The Faces of Mothers Who Bore the Burden of the Pandemic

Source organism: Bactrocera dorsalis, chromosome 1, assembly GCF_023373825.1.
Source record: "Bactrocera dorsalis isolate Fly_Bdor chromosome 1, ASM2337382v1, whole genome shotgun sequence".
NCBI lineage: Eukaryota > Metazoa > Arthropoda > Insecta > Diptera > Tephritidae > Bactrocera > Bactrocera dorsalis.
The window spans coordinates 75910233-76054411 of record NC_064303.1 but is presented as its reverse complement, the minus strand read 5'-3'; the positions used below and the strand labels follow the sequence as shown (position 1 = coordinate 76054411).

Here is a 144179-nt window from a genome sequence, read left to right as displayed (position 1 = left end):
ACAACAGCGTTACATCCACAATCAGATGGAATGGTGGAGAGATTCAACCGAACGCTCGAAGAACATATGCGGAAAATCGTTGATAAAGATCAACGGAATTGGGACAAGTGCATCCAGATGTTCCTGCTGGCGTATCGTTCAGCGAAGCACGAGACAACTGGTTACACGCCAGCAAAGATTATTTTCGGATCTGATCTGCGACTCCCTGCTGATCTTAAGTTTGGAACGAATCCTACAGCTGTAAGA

Times Insider explains who we are and what we do, and delivers behind-the-scenes insights into how our journalism comes together.As a freelance photographer, I was contacted by The New York Times in February to create a series of portraits of 15 mothers in Los Angeles who had been forced out of their jobs because of the pandemic.I had become a mother during the pandemic, so this story struck a particular chord with me. I had lost some work as the coronavirus shut down the country, and it scared me to begin motherhood while record numbers of women were leaving the work force.As soon as I had my heart set on taking the assignment, my editor, Crista Chapman, and I realized this would be difficult to execute. I was working in Florida for a few months and would need at least a week in California, and my doctor advised against being away from my breastfeeding infant for multiple days. Also, Los Angeles County was just beginning to recover from a devastating wave of Covid-19, so the initial plan for me to photograph everyone at their homes or in an open studio space was scrapped.I thought I was going to have to pass on the assignment all together, which felt particularly ironic. But I didn’t want to give up, so I decided to get creative and pitched remote portrait sessions with the women. I knew these might be a little trickier because all of our subjects were busy moms without a lot of time to deal with technology. So, to ensure I could pull this off, I did a practice session with my sister-in-law and her kids. I could use those images as a step-by-step guide for all the sessions, and Crista signed off on the idea.I emailed and called each woman with the general plan for the photo shoot and then jumped right into the work.I set up a video call, usually with my daughter on my lap, so a different kind of intimacy was quickly developed. We could relate to each other as mothers, which broke any awkwardness that might be felt from FaceTiming with a stranger. My daughter would giggle, their child would shove a stuffed animal on camera, and we would share stories about what we had been through over the past year.While we chatted, I would have each woman take me on a tour of her space and show me anything that reminded her of life before Covid. This typically took about 30 minutes while I figured out lighting and composition. Once we decided on the space, I would have her set her camera up on whatever she could find — a chair, bookshelf, laptop stand or kitchen table. Then I would have her sit with her kids.The women would set up the camera while I gave directions. Sometimes I had a child, husband or translator hold the phone and help me out. I was always clicking the capture button.A big part of my process is watching body language and documenting, with minimal direction, how people occupy space. To create organic, intimate images that tell a story, I usually have to share physical space with the people I photograph. So, remote shoots introduced a totally new dynamic.I typically work to create images with a sense of familiarity and closeness, and by creating remote photos this way, I was able to go (virtually) into these women’s homes and capture their daily life with their children in a new way, creating really intimate portraits that were much more immediate than they would have been had we done the photos in person as planned.I wanted to capture the feeling many of us have experienced communicating with family and friends through our phones and computers this past year, and this approach provided a different level of engagement.Since the shoot, I’ve continued working while raising our daughter. I think of those women often and wonder how they all feel as life in Los Angeles is opening back up. I don’t take for granted the work that I’ve gotten, and I hope we all collectively remember the women who are still at home, still taking care of the kids with their lives on hold.